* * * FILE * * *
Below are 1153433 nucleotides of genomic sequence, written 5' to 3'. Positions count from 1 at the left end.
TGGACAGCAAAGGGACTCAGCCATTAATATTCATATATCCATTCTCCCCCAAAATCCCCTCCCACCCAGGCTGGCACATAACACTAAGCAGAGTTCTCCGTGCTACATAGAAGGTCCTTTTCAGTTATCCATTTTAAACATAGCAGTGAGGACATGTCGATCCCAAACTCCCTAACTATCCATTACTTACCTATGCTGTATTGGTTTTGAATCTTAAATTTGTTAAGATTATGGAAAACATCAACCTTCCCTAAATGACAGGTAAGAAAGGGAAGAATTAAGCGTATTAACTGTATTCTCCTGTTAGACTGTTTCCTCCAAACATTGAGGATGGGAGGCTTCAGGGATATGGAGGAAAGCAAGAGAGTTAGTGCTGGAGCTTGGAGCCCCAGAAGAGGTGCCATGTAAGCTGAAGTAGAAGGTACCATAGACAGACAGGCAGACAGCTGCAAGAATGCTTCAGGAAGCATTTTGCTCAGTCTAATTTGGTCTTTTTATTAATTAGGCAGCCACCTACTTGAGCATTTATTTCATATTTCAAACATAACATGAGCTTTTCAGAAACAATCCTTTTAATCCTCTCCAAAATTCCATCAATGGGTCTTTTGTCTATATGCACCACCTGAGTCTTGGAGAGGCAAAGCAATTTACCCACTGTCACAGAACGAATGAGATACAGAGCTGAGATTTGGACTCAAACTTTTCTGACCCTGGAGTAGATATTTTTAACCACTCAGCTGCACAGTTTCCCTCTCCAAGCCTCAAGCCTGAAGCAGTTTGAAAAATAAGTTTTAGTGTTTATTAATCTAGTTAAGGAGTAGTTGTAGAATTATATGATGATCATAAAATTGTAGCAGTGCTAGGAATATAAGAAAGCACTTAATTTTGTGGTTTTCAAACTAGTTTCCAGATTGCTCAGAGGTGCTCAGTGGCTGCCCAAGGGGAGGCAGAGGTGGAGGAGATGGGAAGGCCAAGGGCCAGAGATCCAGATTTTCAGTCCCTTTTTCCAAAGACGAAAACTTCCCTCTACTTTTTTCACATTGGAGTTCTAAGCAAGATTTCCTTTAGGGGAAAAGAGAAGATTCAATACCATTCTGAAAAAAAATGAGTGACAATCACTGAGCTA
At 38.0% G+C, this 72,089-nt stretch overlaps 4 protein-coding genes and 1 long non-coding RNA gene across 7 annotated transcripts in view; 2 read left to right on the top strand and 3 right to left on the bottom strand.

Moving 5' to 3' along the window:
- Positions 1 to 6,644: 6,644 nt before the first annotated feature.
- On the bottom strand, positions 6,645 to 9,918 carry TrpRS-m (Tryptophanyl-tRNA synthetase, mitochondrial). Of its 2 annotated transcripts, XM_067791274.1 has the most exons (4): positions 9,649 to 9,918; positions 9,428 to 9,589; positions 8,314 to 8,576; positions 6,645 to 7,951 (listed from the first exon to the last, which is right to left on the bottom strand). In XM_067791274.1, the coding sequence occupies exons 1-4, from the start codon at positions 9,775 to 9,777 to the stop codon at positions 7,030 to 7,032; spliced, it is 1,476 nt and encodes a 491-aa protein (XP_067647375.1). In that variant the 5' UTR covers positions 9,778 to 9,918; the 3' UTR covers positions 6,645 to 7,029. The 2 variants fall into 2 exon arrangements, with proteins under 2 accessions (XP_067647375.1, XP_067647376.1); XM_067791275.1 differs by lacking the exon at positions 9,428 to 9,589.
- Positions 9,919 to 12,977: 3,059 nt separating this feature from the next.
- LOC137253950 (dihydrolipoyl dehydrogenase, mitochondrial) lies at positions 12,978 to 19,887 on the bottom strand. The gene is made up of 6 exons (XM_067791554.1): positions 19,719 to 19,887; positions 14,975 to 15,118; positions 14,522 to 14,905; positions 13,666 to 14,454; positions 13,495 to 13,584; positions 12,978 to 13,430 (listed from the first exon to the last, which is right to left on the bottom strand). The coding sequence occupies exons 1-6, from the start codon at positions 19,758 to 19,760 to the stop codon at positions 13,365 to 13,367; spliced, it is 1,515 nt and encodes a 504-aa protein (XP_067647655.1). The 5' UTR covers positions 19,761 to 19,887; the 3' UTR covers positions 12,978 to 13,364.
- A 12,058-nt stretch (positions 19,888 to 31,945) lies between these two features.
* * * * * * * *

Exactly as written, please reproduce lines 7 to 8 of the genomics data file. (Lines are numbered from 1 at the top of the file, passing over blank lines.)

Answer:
- Positions 9,919 to 12,977: 3,059 nt separating this feature from the next.
- LOC137253950 (dihydrolipoyl dehydrogenase, mitochondrial) lies at positions 12,978 to 19,887 on the bottom strand. The gene is made up of 6 exons (XM_067791554.1): positions 19,719 to 19,887; positions 14,975 to 15,118; positions 14,522 to 14,905; positions 13,666 to 14,454; positions 13,495 to 13,584; positions 12,978 to 13,430 (listed from the first exon to the last, which is right to left on the bottom strand). The coding sequence occupies exons 1-6, from the start codon at positions 19,758 to 19,760 to the stop codon at positions 13,365 to 13,367; spliced, it is 1,515 nt and encodes a 504-aa protein (XP_067647655.1). The 5' UTR covers positions 19,761 to 19,887; the 3' UTR covers positions 12,978 to 13,364.